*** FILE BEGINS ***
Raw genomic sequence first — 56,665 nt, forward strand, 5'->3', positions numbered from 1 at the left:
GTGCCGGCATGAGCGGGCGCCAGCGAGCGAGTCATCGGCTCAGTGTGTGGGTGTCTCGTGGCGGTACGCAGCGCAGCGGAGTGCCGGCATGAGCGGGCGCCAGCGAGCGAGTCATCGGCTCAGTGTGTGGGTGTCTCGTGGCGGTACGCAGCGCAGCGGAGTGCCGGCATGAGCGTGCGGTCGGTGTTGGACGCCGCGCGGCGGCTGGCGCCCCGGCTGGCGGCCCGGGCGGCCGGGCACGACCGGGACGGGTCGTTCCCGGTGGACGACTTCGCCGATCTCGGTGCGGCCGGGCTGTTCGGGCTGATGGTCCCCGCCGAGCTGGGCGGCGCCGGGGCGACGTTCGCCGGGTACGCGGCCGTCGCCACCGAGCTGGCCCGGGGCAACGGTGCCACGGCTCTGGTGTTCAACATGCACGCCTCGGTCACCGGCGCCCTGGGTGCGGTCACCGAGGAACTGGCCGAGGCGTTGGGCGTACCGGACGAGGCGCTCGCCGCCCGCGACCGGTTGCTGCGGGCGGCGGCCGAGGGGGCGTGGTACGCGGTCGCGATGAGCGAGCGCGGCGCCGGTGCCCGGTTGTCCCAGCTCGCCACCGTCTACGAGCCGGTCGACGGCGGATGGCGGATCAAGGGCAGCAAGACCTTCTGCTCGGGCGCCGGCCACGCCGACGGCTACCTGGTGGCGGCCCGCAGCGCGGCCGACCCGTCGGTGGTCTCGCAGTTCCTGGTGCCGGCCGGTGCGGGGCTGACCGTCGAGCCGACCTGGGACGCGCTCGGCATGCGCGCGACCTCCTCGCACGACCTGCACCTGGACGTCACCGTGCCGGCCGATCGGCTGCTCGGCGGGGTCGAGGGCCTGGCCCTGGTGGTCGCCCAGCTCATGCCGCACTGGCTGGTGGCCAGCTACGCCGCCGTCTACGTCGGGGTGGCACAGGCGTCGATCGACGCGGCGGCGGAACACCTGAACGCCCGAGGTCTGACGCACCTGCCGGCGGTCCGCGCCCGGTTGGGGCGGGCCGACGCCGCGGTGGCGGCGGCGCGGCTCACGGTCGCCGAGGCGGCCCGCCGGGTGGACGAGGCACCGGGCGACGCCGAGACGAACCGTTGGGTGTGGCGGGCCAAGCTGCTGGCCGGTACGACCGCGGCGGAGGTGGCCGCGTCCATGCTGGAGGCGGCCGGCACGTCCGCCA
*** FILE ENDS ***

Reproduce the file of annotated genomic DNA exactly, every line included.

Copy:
Raw genomic sequence first — 56,665 nt, forward strand, 5'->3', positions numbered from 1 at the left:
GTGCCGGCATGAGCGGGCGCCAGCGAGCGAGTCATCGGCTCAGTGTGTGGGTGTCTCGTGGCGGTACGCAGCGCAGCGGAGTGCCGGCATGAGCGGGCGCCAGCGAGCGAGTCATCGGCTCAGTGTGTGGGTGTCTCGTGGCGGTACGCAGCGCAGCGGAGTGCCGGCATGAGCGTGCGGTCGGTGTTGGACGCCGCGCGGCGGCTGGCGCCCCGGCTGGCGGCCCGGGCGGCCGGGCACGACCGGGACGGGTCGTTCCCGGTGGACGACTTCGCCGATCTCGGTGCGGCCGGGCTGTTCGGGCTGATGGTCCCCGCCGAGCTGGGCGGCGCCGGGGCGACGTTCGCCGGGTACGCGGCCGTCGCCACCGAGCTGGCCCGGGGCAACGGTGCCACGGCTCTGGTGTTCAACATGCACGCCTCGGTCACCGGCGCCCTGGGTGCGGTCACCGAGGAACTGGCCGAGGCGTTGGGCGTACCGGACGAGGCGCTCGCCGCCCGCGACCGGTTGCTGCGGGCGGCGGCCGAGGGGGCGTGGTACGCGGTCGCGATGAGCGAGCGCGGCGCCGGTGCCCGGTTGTCCCAGCTCGCCACCGTCTACGAGCCGGTCGACGGCGGATGGCGGATCAAGGGCAGCAAGACCTTCTGCTCGGGCGCCGGCCACGCCGACGGCTACCTGGTGGCGGCCCGCAGCGCGGCCGACCCGTCGGTGGTCTCGCAGTTCCTGGTGCCGGCCGGTGCGGGGCTGACCGTCGAGCCGACCTGGGACGCGCTCGGCATGCGCGCGACCTCCTCGCACGACCTGCACCTGGACGTCACCGTGCCGGCCGATCGGCTGCTCGGCGGGGTCGAGGGCCTGGCCCTGGTGGTCGCCCAGCTCATGCCGCACTGGCTGGTGGCCAGCTACGCCGCCGTCTACGTCGGGGTGGCACAGGCGTCGATCGACGCGGCGGCGGAACACCTGAACGCCCGAGGTCTGACGCACCTGCCGGCGGTCCGCGCCCGGTTGGGGCGGGCCGACGCCGCGGTGGCGGCGGCGCGGCTCACGGTCGCCGAGGCGGCCCGCCGGGTGGACGAGGCACCGGGCGACGCCGAGACGAACCGTTGGGTGTGGCGGGCCAAGCTGCTGGCCGGTACGACCGCGGCGGAGGTGGCCGCGTCCATGCTGGAGGCGGCCGGCACGTCCGCCA